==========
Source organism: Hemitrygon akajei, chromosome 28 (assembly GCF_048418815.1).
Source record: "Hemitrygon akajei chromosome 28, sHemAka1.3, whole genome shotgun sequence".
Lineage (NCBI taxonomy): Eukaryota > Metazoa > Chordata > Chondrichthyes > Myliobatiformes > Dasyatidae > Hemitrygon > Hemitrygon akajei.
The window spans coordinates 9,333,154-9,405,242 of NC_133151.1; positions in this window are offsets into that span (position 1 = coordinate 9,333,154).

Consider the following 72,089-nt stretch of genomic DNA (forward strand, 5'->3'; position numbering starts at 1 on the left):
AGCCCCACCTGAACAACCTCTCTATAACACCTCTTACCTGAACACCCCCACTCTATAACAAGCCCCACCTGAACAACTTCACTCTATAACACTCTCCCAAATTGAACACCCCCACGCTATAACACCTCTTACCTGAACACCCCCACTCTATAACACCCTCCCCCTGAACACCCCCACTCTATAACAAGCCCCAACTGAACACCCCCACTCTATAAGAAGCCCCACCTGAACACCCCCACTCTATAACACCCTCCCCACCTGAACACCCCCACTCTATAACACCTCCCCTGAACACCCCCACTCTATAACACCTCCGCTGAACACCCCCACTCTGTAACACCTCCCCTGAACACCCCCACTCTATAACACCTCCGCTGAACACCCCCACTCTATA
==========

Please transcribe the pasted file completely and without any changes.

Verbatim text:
Source organism: Hemitrygon akajei, chromosome 28 (assembly GCF_048418815.1).
Source record: "Hemitrygon akajei chromosome 28, sHemAka1.3, whole genome shotgun sequence".
Lineage (NCBI taxonomy): Eukaryota > Metazoa > Chordata > Chondrichthyes > Myliobatiformes > Dasyatidae > Hemitrygon > Hemitrygon akajei.
The window spans coordinates 9,333,154-9,405,242 of NC_133151.1; positions in this window are offsets into that span (position 1 = coordinate 9,333,154).

Consider the following 72,089-nt stretch of genomic DNA (forward strand, 5'->3'; position numbering starts at 1 on the left):
AGCCCCACCTGAACAACCTCTCTATAACACCTCTTACCTGAACACCCCCACTCTATAACAAGCCCCACCTGAACAACTTCACTCTATAACACTCTCCCAAATTGAACACCCCCACGCTATAACACCTCTTACCTGAACACCCCCACTCTATAACACCCTCCCCCTGAACACCCCCACTCTATAACAAGCCCCAACTGAACACCCCCACTCTATAAGAAGCCCCACCTGAACACCCCCACTCTATAACACCCTCCCCACCTGAACACCCCCACTCTATAACACCTCCCCTGAACACCCCCACTCTATAACACCTCCGCTGAACACCCCCACTCTGTAACACCTCCCCTGAACACCCCCACTCTATAACACCTCCGCTGAACACCCCCACTCTATA